Giving Blog Post

Giving – why it’s important.

Recently, I went through a pretty bad phase. Things were breaking down (cars. computers, phone), accidents were happening (to me, to Eddy, to my car), I was more susceptible to physical injury and illness, and ghosts from the past came to haunt me legally.

I had thought that it was just some form of ‘attack’ or bad energy I was attracting. I was meditating, praying and sending reiki to myself on a daily basis. I wasn’t sure what else I needed to do.

While talking to a friend, she suggested I give a donation somewhere. And there was a lightbulb moment for me! For many years, I had contributed back: first, with teaching yoga at the Malaysian Association for the Blind (MAB), then teaching yoga to girls from troubled homes and also refugee kids and women.

I also helped now and then with the Furry Friends Farm with fundraisers. Then everything stopped. Truth to tell, I kind of realised this on a subconscious level and I reached out to see if I could teach again with the MAB but their hours didn’t fit my schedule anymore.

I made an immediate donation to the Furry Friends Farm and I felt better. I spent some time reflecting on this, because I didn’t want to just start donating and volunteering to get myself out of the pit I was in. So here’s a few things that I came up with:

Movement of energy.

Okay, while I know many people may consider all these “non-concrete” or “airy-fairy” reasons, I feel this is the most important one. Personally, I don’t feel any donation or volunteer work is 100% altruistic, we always get something back from what we do, no matter how hard we may want to deny it.

In my case, I realised that I was on the receiving end with all the energy remaining with me and stagnating there. I wasn’t allowing a circle of energy (or ventilation – whatever you may want to call it) to take place when I stopped doing my last bit of community work.

Personally, I have always preferred giving my time rather than my money (which in the modern day and age amounts to the same thing), but there is something so fulfilling to see people grow with your help. That wasn’t happening anymore because all the work I did had an energy exchange.

We need to allow the energy to come to us and flow out again. Giving is one way of doing this.

Develop and grow.

Both community work I did as a yoga teacher really helped me in my vocation. Teaching yoga to the blind was really a challenge because (1) they didn’t speak English so well and (2) they are visually challenged.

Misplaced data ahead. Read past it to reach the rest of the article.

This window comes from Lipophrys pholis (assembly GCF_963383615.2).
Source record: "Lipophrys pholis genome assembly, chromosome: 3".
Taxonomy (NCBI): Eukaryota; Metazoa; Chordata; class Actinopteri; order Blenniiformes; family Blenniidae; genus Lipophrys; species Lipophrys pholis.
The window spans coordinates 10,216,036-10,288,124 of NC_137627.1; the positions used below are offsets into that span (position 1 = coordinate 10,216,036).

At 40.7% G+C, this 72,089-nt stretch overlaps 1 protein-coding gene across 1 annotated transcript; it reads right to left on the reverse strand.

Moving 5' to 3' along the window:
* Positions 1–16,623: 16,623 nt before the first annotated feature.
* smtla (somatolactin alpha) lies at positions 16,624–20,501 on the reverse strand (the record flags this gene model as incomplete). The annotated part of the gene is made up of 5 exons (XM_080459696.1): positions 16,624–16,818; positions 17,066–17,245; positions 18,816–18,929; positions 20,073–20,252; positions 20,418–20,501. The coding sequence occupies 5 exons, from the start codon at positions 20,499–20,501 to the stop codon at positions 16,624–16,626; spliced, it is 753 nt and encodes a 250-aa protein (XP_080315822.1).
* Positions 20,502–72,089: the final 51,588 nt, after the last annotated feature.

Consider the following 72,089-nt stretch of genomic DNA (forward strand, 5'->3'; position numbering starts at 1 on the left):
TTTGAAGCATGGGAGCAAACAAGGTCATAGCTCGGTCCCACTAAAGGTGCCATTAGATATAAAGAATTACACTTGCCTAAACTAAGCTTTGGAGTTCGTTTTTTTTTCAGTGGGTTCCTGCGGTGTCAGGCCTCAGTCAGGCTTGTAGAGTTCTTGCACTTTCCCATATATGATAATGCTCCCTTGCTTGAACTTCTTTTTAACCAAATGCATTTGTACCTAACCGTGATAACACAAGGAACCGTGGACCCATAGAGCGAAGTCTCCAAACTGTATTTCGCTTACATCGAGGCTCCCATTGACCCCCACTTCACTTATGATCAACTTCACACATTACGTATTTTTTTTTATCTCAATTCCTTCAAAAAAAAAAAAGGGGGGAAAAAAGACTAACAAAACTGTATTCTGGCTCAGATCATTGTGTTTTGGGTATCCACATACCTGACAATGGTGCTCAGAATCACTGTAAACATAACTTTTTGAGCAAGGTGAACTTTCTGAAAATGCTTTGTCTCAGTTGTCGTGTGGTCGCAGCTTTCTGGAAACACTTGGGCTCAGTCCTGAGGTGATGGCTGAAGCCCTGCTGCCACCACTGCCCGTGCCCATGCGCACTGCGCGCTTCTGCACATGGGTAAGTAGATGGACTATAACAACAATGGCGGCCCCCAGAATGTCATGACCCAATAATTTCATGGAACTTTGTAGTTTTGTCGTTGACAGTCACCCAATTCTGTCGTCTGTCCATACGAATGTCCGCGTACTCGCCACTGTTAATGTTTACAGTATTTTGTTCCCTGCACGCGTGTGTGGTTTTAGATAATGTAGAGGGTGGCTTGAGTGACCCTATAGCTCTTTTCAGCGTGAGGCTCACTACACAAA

The first and second meant my verbal cueing had to be en pointe! And not just in English, but also in Bahasa Malaysia (since I cannot speak any type of Chinese dialect). The second point meant I needed to be good in physical adjustments.

During this time, I was practising Mysore-style Ashtanga yoga a lot, and I took notice of how the teacher adjusted students, not just to myself but to everyone around me. In fact, I took notice of how any teacher made adjustments to any student in any class.

It was at this time that I really began to adjust students while in the poses. I also saw how the visually-impaired learned a pose. For more difficult poses, I would choose one of them who I knew could do the pose (say, bakasana) and put them in the pose.

He or she would do their best to hold the yoga pose as long as they could while the others came over and felt and touched his / her body. Then they would go back to their respective spots and try the pose. Amazing!

And I would never have up-skilled myself if I had never volunteered to teach at the MAB!

Know I am needed.

I never realised how much value I could give to someone until I began teaching at the shelter for girls from troubled homes, and later on in the shelter for refugee kids. All of them had very little exposure to male role models, and most of them had very little discipline.

Truly, I went to those shelters thinking I would be dealing with bruised and cowed young things, and yes they were bruised (emotionally, I don’t know about physically, but I am sure some were) but they were definitely not cowed. The very first day I arrived, they were jumping from mat to mat, really loud, really screechy and boy, did I have to instil discipline!

Even then, they loved me and missed me, no matter how many times I had to put my foot down or sometimes just leave the class and drive home.

Watching those girls grow up into elegant young ladies, and seeing some of those refugee kids being successfully integrated into foster homes in the USA on Facebook is so incredibly fulfilling. And no matter what, I know they have some love for me and in this sense I have been a father-figure to them, even if just for awhile.

Gain new perspective.

I have already written above new perspectives and insights that I gained from this volunteer work. And there are so many details that I just cannot write down in just one blog post, including my visit to the Furry Friends Farm itself. That was an amazing experience.

Just give back.

So, just give back, whether it’s time or money or both. It is such a rewarding, enriching and incredible experience, and I am so grateful for all the opportunities that have come way for this.

Tell me how you give back in the comments below! I would love to hear about your experiences and thoughts about giving back!

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